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О журнале Архив Содержание

Международного межуниверситетского семинара по диагностической и терапевтической радиологии

Минск, 20-21 октября 2003 года

Image Quality: Basis of successful therapy.
Dr. Med. F. Dhaenens.
Agfa, Mortsel, Belgium.
(Радиология в медицинской диагностике [современные технологии] 2003: 52-53)

Image quality is the basis for diagnostic quality in all modalities, which in turn should give a better therapeutic management and a better outcome for the patient.

Several extensive studies show that subtle signs in radiological images can be overlooked, as is often the case with small lung nodules. Up to 30% of lung nodules in non-suspected patients, are missed, because lack of attention, low image quality or failing conspicuity. Other studies reveal that a variation of +/- 50% of the optical density in the lungfields can lead to 20-30% of missed lesions, simply because they are not any longer detectable for the human eye. Radiology is the combination of a detection task, based upon prior information about the patient, and experienced knowledge. Happily radiologists rarely depend solely on single signs.

Exposed with the optimal dose, x-ray film has an excellent quality, but detoriates rapidly with under- and overexposure due to the limited exposure window and the non-linearity of the film characteristics which are the cause of irreversible loss of data, many time more worse than high degree digital compression.

Repeat rates with film/screen systems are higher than 10% in most of the radiology departments, while repeat rates are less than 1% with digital systems. This means less labor, less materials, less dose, but also an improvement in outcome of the patient.

Image quality is physically determined by 3 parameters: Signal/ Noise ratio, resolution (in Lp/mm) and contrast. This process is well known for filmbased imaging, but is relatively new for digital imaging. The relations between these physical parameters have a significant meaning for radiology: the link between resolution and contrast is called “Modulation Transfer Function” (MTF) and characterizes film systems and digital systems completely. MTF determines how good small details will be observed and displayed by imaging systems.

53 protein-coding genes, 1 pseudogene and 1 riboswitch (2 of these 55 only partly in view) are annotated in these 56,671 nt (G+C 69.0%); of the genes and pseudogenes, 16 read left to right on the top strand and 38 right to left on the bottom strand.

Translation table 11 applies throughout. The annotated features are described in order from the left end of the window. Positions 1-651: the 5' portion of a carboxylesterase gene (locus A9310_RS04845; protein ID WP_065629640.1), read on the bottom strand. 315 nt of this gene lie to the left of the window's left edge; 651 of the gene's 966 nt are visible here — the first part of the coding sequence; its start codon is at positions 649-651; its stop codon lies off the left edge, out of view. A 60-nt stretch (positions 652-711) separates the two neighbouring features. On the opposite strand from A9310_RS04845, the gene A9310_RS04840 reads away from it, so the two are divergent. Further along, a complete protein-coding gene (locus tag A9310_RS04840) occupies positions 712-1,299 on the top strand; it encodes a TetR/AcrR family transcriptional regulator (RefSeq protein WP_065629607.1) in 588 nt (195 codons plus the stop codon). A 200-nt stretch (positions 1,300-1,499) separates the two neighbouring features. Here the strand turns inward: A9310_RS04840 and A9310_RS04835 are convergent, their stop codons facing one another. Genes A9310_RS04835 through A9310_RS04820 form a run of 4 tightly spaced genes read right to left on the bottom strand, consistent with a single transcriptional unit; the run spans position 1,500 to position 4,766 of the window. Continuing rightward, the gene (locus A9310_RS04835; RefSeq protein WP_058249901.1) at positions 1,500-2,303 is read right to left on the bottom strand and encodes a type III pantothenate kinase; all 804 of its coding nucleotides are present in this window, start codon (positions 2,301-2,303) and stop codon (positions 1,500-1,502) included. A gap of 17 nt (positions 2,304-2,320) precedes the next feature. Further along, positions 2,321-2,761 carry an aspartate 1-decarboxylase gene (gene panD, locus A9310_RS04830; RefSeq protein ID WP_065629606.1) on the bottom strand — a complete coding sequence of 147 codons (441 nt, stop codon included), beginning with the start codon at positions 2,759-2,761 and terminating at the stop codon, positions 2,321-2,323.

Most of the digital detectors perform better for signal/noise and contrast than film/screen systems do, but less good for spatial resolution.

This teaches us that digital systems combined with advanced contrast image processing will provide radiology with a stable and superior image quality compared to film. The image processing is based upon contrast processing (like in CT and MRI) and compensates for the limited resolution of digital systems.

Digital displays (like CRT monitors or flat displays) have limited characteristics (light power and dynamic range) compared to film, but this can easily be solved by the digital image processing.

Digital systems are available in many forms and brands, which can be divided in 2 classes: CR or Computed Radiography, an economical solution, which replaces the film-screen systems by cassettes with a reusable stimulable phosphor screen inside and the DR or flat panel detectors, using chip technology with scintillators. Today the ideal system does not yet exist, but in general all systems offer a reasonable to excellent image quality. These digital detectors combined with an appropriate image processing working on the contrast generate high quality and day after day image stability. Image processing is a critical part that determines how good the workflow of the radiologist will become. Modern multiscale or multifrequency enhancing processing like MUSICA? of AGFA optimizes the image quality and push repeat rates below 1%.

Diagnostic mammography and mammographic screening are examples where image quality of film and digital systems are improving drastically the outcomes of the patient survival, supposed that the treatment and the follow-up is appropriate. Due to the high thruput of cases in screening, the workpressure on radiologists is high and the help of contrast enhancing techniques and CAD (Computer Aided Detection) is welcome. The same is happening with lung cancer screening with plain x-ray images where CAD for nodules will play a role.

The use of CR systems in radiotherapy for simulation and verification is another example where the improvement of image quality by digital techniques is advancing the treatment quality for the patient.

Different from film, the process of creating image quality with digital systems is using different paths, but essential the same parameters like signal, resolution and contrast are used. Therefore the understanding of the “digital” image creating process as well as image processing, is essential in order to obtain the best results and to take the right decisions to walk into this new area.

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